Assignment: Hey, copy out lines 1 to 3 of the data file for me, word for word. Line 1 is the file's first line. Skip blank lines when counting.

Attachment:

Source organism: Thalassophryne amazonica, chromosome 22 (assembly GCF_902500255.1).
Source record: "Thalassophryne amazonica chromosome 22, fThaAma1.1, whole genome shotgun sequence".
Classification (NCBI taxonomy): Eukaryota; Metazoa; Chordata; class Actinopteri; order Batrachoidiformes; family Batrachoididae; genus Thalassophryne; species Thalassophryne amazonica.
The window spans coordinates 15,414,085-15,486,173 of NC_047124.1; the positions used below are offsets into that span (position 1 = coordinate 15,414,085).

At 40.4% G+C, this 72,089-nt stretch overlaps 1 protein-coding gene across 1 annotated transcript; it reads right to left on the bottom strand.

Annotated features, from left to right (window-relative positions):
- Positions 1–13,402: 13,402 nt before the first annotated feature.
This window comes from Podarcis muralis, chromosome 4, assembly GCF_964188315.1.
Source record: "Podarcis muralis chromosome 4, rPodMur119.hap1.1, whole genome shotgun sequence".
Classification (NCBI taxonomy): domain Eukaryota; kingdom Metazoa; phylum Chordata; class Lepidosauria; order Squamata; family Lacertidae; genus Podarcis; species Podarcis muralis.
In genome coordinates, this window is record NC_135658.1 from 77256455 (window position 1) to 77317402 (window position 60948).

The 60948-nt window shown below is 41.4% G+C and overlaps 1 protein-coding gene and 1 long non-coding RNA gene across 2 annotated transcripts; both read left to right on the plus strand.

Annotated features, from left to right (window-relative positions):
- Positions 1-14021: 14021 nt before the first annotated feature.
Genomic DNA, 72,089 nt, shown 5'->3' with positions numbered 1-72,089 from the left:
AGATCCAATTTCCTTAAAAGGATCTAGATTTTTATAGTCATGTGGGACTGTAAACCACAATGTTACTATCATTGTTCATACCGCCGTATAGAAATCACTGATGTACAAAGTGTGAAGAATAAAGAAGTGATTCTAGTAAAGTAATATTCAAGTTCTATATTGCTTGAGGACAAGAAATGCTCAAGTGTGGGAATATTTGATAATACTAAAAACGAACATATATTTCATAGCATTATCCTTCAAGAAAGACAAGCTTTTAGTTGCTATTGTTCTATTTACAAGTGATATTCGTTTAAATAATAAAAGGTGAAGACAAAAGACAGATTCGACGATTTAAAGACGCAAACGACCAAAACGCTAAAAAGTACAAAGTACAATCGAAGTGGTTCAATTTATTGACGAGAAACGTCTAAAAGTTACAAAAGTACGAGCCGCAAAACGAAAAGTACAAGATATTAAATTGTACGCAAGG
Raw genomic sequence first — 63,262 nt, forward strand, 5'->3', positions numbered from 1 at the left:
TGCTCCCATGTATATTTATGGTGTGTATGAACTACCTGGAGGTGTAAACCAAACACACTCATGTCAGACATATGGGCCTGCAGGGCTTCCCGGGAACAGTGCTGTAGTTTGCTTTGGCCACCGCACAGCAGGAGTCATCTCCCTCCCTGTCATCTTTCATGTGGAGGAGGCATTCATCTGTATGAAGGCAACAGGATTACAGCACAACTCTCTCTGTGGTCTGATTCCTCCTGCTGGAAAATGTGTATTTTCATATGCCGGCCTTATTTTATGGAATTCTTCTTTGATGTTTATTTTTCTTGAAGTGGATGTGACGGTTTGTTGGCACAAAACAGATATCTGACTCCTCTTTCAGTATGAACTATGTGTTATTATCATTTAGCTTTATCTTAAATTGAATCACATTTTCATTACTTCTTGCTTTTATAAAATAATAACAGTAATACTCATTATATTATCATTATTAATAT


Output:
Source organism: Thalassophryne amazonica, chromosome 22 (assembly GCF_902500255.1).
Source record: "Thalassophryne amazonica chromosome 22, fThaAma1.1, whole genome shotgun sequence".
Classification (NCBI taxonomy): Eukaryota; Metazoa; Chordata; class Actinopteri; order Batrachoidiformes; family Batrachoididae; genus Thalassophryne; species Thalassophryne amazonica.